And The George Orwell Award For The Day Goes To…

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Sometimes, it’s just too blatant to ignore.

I’ve been waiting for the desensitization to come.  After all, the Bush years have gotten to the point of being so Orwellian, that even calling them Orwellian has grown cliche.  And as public support for the Iraq War has hit the doldrums, the 26%ers have engaged full on victory mode, blaring from the mountains the necessity to stay in Iraq until we win with little conceptualization of what winning actually is, and what benefits there are to be had by winning aside from the Middle East turning into a magical fairyland where everyone smiles and sings and walks down the street hand in hand.

Through it all, I found that I’m less sensitive to all things 1984, however it is really hard to ignore a post titled, “Peace is Dangerous“.

Did you know that more members of the military were killed in Jimmy Carter’s last year in the White House than in any of the years we’ve been fighting in Iraq? Think about that. In the peaceful year of 1980, 2,392 servicemen died while on duty defending our country. In 2003, the start of the Iraq War, only 1,228 servicemen and women died. In 2004, the number was 1,874, it went up to 1,942 in 2005, and it dropped to 1,858 in 2006.

The not too subtle point being that by keeping soldiers at war, we’re saving lives.

The stat comes from this document, and I gotta say that posts like these are my favorite.  Why?  Because I don’t have to do any extra research to refute the claims being made, it’s all right there waiting for you.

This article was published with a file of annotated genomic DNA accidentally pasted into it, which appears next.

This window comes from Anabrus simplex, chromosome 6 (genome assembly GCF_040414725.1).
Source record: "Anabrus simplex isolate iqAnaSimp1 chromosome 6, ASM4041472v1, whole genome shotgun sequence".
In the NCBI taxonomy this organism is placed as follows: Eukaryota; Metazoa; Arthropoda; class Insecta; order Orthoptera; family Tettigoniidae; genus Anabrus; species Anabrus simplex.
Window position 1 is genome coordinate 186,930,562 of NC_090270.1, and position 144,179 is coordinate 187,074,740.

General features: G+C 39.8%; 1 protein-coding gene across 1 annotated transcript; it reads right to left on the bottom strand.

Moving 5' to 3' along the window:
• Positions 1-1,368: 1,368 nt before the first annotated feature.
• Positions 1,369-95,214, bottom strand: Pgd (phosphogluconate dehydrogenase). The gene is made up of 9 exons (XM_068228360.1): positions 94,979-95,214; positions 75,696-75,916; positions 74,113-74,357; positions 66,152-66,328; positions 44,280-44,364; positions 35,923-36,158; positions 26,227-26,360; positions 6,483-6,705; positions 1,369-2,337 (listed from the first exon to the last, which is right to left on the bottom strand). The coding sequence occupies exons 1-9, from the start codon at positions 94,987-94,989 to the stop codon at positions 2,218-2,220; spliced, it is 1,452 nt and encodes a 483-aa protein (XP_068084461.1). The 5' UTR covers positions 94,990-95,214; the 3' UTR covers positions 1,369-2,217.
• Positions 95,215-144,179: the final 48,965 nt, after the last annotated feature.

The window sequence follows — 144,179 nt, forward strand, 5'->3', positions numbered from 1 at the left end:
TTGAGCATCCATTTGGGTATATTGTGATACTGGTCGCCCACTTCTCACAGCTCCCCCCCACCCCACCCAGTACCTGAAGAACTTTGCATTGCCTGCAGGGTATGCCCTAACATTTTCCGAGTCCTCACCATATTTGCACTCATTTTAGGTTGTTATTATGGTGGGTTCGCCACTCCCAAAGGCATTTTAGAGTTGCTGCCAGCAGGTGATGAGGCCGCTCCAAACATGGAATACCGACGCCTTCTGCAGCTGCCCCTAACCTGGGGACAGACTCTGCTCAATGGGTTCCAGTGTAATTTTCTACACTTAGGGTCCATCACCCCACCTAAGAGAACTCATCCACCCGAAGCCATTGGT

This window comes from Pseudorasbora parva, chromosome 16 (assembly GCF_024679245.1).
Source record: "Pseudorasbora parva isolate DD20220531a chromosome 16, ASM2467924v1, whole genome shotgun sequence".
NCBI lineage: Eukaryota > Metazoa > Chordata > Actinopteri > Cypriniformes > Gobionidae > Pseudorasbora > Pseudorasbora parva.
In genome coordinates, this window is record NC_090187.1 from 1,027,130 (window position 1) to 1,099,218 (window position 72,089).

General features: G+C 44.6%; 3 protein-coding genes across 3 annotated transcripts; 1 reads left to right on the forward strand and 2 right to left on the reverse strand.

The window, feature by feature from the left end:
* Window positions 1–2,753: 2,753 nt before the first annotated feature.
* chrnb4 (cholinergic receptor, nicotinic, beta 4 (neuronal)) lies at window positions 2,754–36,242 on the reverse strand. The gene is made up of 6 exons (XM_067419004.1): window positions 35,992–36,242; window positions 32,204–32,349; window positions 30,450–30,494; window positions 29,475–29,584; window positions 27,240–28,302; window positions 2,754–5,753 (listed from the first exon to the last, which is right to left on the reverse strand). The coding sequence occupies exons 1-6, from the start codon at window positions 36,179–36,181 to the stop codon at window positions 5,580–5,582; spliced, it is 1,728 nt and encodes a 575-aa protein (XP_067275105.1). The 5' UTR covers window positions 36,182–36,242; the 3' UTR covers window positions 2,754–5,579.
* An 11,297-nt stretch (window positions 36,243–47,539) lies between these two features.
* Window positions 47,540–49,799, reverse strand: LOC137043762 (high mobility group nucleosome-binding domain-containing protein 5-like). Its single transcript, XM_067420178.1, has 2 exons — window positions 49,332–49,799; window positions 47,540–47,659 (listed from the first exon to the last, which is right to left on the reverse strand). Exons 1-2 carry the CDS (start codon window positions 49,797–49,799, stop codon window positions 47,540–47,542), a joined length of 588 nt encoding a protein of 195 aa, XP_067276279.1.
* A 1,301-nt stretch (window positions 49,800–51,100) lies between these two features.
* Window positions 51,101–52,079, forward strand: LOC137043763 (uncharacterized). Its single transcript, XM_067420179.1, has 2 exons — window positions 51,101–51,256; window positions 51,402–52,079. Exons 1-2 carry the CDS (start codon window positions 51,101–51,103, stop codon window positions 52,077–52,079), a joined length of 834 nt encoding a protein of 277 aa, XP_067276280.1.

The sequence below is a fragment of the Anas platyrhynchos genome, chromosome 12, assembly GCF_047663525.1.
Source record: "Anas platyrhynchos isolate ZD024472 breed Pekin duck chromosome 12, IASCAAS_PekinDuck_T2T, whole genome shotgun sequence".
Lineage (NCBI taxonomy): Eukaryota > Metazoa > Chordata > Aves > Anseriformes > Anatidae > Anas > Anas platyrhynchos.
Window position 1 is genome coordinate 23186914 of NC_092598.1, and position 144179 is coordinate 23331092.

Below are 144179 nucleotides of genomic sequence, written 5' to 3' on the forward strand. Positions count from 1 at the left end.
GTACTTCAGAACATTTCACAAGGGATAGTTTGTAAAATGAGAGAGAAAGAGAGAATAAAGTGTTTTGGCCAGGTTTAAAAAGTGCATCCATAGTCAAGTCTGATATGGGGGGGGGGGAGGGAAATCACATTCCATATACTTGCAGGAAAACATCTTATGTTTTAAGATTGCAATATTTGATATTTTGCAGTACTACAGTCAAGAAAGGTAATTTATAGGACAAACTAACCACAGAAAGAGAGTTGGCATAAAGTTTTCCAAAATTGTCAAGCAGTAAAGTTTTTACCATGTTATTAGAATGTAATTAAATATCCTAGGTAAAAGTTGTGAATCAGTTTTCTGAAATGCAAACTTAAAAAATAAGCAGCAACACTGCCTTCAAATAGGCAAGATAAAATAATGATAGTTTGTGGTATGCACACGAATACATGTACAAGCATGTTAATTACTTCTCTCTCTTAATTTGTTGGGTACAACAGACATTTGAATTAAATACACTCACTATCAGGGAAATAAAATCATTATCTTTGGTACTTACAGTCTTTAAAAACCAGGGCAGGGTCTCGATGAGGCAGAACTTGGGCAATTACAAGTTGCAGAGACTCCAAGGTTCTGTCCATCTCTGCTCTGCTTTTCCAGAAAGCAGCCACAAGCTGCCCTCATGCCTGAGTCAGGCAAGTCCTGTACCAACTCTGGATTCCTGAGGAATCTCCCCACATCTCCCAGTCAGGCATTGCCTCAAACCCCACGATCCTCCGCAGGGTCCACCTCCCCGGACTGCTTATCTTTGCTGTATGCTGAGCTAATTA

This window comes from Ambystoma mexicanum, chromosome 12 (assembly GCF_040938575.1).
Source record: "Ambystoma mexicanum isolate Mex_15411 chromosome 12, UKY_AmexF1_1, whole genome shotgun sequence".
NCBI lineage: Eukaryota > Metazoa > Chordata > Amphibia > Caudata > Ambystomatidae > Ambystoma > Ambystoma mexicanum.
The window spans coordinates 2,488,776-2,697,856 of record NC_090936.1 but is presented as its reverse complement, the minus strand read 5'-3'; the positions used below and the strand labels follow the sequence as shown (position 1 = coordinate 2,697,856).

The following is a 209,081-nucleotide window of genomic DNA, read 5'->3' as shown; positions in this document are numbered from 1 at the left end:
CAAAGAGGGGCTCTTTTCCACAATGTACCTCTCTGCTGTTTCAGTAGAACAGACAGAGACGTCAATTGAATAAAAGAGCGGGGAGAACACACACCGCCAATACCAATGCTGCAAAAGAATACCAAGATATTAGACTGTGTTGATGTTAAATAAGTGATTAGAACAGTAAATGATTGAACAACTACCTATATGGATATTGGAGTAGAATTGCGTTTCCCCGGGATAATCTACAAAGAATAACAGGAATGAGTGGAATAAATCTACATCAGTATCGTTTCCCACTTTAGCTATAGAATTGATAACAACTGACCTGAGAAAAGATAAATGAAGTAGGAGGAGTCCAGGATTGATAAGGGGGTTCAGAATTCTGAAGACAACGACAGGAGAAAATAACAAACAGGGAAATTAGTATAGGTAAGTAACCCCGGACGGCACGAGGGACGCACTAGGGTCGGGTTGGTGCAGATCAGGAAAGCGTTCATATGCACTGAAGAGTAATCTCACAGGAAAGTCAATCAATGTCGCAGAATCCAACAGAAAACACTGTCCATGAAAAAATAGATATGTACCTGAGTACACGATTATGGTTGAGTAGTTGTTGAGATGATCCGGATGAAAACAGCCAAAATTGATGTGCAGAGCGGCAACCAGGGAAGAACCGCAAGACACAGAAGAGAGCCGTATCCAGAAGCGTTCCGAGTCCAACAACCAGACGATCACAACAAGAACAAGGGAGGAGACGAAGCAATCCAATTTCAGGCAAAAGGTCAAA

The key stat in this instance is in the very next table. While 2,392 service members died in 1980, 231 were suicides, 419 were as a result of illness 174 were murders, and 1, 556 were the result of accidents.  Eleven have not been determined and one was a result of a terrorist attack.

Care to know how many died in hostile action?  Zero.

Interesting.  Even more interesting is the idea that in the twenty seven years since 1980, a few things may have occured to impact these non hostile deaths.  Like medicine; over four hundred soldiers have died as a result of illness, apparently.  With some statistical noise in the trend, overall the number of illness related deaths in the military have reduced to about two hundred, most likely a result of improvement in medicine and care since the year Reagan was elected president.

As for accidental deaths, those two have dropped significantly and continuously until last years numbers turned out to not even be a third of what they were back in 1980.

What gives?  While people will always die in accidental deaths, the military has worked hard over recent decades to establish safer work practices and programs to minimize the likelihood for accidental death.  Improved safety equipment, intruction manuals, and the implementation of Operational Risk Management have all contributed greatly to the  number of deaths in this arena.

And this isn’t even taking into account the number of innocent Iraqis that have died in the Iraq War, the effect of drawing down military forces since the end of the cold war, and the most obvious argument; who the hell argues that peace is more dangerous than war?

Really.

You gotta be kidding me.

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